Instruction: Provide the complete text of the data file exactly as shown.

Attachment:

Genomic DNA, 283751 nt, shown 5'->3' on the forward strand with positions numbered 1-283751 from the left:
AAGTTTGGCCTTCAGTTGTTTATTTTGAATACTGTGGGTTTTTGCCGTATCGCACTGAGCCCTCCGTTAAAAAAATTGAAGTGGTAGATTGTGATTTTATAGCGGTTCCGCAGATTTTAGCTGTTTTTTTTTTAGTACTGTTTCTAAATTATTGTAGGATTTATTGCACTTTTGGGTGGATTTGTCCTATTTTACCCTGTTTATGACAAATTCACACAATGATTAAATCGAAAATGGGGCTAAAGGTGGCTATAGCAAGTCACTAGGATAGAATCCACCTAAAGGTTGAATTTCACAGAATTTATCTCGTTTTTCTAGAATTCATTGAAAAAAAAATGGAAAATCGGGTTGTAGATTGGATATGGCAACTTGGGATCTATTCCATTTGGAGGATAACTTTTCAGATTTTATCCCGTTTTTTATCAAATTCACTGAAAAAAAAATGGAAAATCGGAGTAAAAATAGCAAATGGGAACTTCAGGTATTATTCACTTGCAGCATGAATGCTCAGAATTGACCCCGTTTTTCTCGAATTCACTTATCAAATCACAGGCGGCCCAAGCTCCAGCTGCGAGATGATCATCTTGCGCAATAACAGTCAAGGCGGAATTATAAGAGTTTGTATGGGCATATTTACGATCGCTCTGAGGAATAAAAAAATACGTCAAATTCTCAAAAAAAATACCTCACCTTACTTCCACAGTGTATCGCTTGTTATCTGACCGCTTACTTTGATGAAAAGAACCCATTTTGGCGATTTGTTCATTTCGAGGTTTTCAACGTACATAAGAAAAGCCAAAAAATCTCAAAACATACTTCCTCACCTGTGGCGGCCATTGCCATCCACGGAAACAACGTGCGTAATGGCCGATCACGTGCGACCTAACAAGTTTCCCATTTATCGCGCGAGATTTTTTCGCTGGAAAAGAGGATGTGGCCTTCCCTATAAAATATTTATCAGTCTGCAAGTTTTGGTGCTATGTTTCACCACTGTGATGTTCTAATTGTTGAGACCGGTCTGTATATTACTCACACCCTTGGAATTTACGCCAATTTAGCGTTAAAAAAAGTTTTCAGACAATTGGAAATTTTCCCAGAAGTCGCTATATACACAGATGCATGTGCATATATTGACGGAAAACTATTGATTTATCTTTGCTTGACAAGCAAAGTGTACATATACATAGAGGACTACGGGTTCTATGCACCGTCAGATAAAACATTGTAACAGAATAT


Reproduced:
Genomic DNA, 283751 nt, shown 5'->3' on the forward strand with positions numbered 1-283751 from the left:
AAGTTTGGCCTTCAGTTGTTTATTTTGAATACTGTGGGTTTTTGCCGTATCGCACTGAGCCCTCCGTTAAAAAAATTGAAGTGGTAGATTGTGATTTTATAGCGGTTCCGCAGATTTTAGCTGTTTTTTTTTTAGTACTGTTTCTAAATTATTGTAGGATTTATTGCACTTTTGGGTGGATTTGTCCTATTTTACCCTGTTTATGACAAATTCACACAATGATTAAATCGAAAATGGGGCTAAAGGTGGCTATAGCAAGTCACTAGGATAGAATCCACCTAAAGGTTGAATTTCACAGAATTTATCTCGTTTTTCTAGAATTCATTGAAAAAAAAATGGAAAATCGGGTTGTAGATTGGATATGGCAACTTGGGATCTATTCCATTTGGAGGATAACTTTTCAGATTTTATCCCGTTTTTTATCAAATTCACTGAAAAAAAAATGGAAAATCGGAGTAAAAATAGCAAATGGGAACTTCAGGTATTATTCACTTGCAGCATGAATGCTCAGAATTGACCCCGTTTTTCTCGAATTCACTTATCAAATCACAGGCGGCCCAAGCTCCAGCTGCGAGATGATCATCTTGCGCAATAACAGTCAAGGCGGAATTATAAGAGTTTGTATGGGCATATTTACGATCGCTCTGAGGAATAAAAAAATACGTCAAATTCTCAAAAAAAATACCTCACCTTACTTCCACAGTGTATCGCTTGTTATCTGACCGCTTACTTTGATGAAAAGAACCCATTTTGGCGATTTGTTCATTTCGAGGTTTTCAACGTACATAAGAAAAGCCAAAAAATCTCAAAACATACTTCCTCACCTGTGGCGGCCATTGCCATCCACGGAAACAACGTGCGTAATGGCCGATCACGTGCGACCTAACAAGTTTCCCATTTATCGCGCGAGATTTTTTCGCTGGAAAAGAGGATGTGGCCTTCCCTATAAAATATTTATCAGTCTGCAAGTTTTGGTGCTATGTTTCACCACTGTGATGTTCTAATTGTTGAGACCGGTCTGTATATTACTCACACCCTTGGAATTTACGCCAATTTAGCGTTAAAAAAAGTTTTCAGACAATTGGAAATTTTCCCAGAAGTCGCTATATACACAGATGCATGTGCATATATTGACGGAAAACTATTGATTTATCTTTGCTTGACAAGCAAAGTGTACATATACATAGAGGACTACGGGTTCTATGCACCGTCAGATAAAACATTGTAACAGAATAT